UK Education Secretary Gavin Williamson’s GCSE (The General Certificate of Secondary Education) and A-Level revised assessment process plan, granting teachers sweeping powers to determine grades as exams are cancelled for the second year in a row due to the COVID-19 pandemic, has already come under fire.
Sir Jon Coles, a former director general at the Department for Education (DfE), reportedly resigned from the Ofqual committee last month in disagreement with the new proposal, according to Sky News.
The official had accused the government of being "desperate not to be accused of having 'an algorithm' or of 'exams by the back door'".
In this case, the government is desperate not to be accused of having ‘an algorithm’ or of ‘exams by the back door’. Focusing on this, rather than the actual goal – how we are going to be fair to young people – risks an outcome in August much worse than last year’s.— Jon Coles (@JonColes01) January 31, 2021
In January, Coles went on Twitter to predict that the new approach to grading risked triggering a fiasco 'much worse than last year'.
The government is getting itself in a terrible tangle about assessment and qualifications. In truth, it always spells trouble in making policy when you’re as focused on what *can’t* or *mustn't* be a solution as on the goal you’re trying to achieve.— Jon Coles (@JonColes01) January 31, 2021
Schools minister Nick Gibb, who confirmed the resignation, was quoted as saying:
"He thought that the exam material that we're making available to teachers - the question banks they can use as part of the range of evidence that they'll need to supply to exam boards about how they've devised a grade - he wanted that to be compulsory and mandatory."
Gibb elaborated that the government didn't want questions set by exam boards to be regarded as a "mini-exam", opting for them to be “an option and not mandatory".
On Thursday, as Gavin Williamson prepared to unveil the 2021 grading system in the Commons, ministers insisted their GCSE and A-Level exam replacement plan was the 'best we can do other than exams.'
New Grading Plan
According to the new plan, to be published by the Department for Education (DfE) and Ofqual, teachers will be empowered to assess over 1.2 million pupils in England “on what they have been taught”, relying on evidence of their choosing.
The latter includes previous essays, coursework, mocks or any other type of classwork, with teachers also able to set their own 'mini-exams', either relying on exam board questions, or using their own. Furthermore, schools will not be required to use previous results as a reference for grading.
As an incorporated ‘whistleblower’ mechanism, teachers’ assessment decisions can be altered by exam boards in exceptional cases where ‘malpractice or questionable standards’ are determined.Students will be entitled to free appeals against their assessed grades, with exam boards arbitrating between evidence supplied by the two sides.
‘Wild West’ Grading System
Ahead of the unveiling of the proposed grading plan, already hailed by school teachers, experts warned that a pronounced ‘vote of confidence’ in teachers to determine results risked jeopardising the credibility, while resulting in inflated grades.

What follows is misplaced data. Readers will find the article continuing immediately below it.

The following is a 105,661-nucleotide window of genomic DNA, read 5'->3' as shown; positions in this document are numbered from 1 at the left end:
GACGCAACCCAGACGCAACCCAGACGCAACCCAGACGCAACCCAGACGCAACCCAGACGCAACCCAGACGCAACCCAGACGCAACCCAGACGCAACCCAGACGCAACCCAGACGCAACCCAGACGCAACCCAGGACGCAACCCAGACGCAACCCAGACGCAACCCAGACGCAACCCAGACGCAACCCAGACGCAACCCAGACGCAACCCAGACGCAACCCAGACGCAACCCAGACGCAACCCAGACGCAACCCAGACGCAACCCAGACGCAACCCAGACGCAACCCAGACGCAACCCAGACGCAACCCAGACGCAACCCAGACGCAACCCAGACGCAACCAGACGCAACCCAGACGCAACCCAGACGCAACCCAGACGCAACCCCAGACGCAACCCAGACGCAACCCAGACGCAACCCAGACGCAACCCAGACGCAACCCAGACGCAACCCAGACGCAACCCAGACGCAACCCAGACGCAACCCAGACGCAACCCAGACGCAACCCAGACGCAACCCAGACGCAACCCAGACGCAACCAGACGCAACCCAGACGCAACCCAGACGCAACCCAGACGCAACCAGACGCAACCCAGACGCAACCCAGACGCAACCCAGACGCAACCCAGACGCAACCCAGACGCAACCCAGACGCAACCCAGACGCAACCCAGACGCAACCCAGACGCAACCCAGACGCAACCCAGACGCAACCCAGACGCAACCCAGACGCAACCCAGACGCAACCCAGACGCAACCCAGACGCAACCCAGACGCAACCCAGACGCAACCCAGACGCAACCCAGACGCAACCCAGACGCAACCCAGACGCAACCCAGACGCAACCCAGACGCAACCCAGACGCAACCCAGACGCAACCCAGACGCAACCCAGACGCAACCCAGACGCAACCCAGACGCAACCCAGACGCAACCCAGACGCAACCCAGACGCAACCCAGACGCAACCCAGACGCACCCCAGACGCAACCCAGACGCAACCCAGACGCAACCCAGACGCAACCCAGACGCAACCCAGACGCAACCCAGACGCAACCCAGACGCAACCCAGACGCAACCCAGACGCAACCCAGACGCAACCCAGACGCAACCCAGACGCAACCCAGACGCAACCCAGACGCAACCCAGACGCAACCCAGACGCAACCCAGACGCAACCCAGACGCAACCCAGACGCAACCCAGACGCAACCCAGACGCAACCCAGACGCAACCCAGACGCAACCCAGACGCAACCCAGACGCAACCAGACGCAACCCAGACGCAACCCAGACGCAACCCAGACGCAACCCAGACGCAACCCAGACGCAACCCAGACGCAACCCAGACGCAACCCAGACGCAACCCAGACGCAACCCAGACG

Warnings issued by the Education Policy Institute (EPI) pointed to lack of national guidelines on how the new rules would be implemented.
Chair of the Commons Education Committee Tory MP Robert Halfon said inflated marks were 'baked in' and the system will be like the 'wild west'.
There were also predictions of an avalanche of appeals as families in England will have far fewer restrictions on challenges than usual.
Results days for both A-levels and GCSEs have already been moved by Exam board Ofqual to earlier in August to allow for more time to process requests for grade reviews in time for university admissions deadlines.
In summer of 2020, as exams were cancelled due to the coronavirus pandemic, grades in England were awarded after teacher assessments were adjusted via a specially developed algorithm.
As a result, almost 39 percent of England’s A-level results – the qualifications required to get into higher education – were pushed down by one grade or more by the algorithm.
The ‘arbitrary’ results, and the approach seen as ‘penalising more deprived pupils’, while private schools pupils’ saw their results increase under the algorithm triggered an outcry.
The problem appeared to be rooted in the fact that the algorithm moderated results based on the A-level grades from the same schools from 2016 to 2019, based on the assumption that a school was expected to perform the same on average in a subject as it has across previous years.
Yes, I am furious and I don’t mind admitting it. I cannot bear to see young people from working class backgrounds shafted on an industrial scale by an elitist education system more concerned with grade inflation than fairness and social mobility. #LevellingDown https://t.co/XoXAKCqKSm— Andy Burnham (@AndyBurnhamGM) August 15, 2020
The approach appeared to have punished students from lower-ranking institutions who did better than their school’s average.
This prompted the Government's U-turn on the exam algorithm, allowing students to use their previous predicted grades instead of the marked-down ones.
However, home schooled and private students fell victim to the developments, as many were left with no grades. As this category of students do not have school teachers, and exam centres do not have enough evidence of their academic level, their university placements were placed at risk. The education secretary, Gavin Williamson, had faced growing calls to resign over the scandal.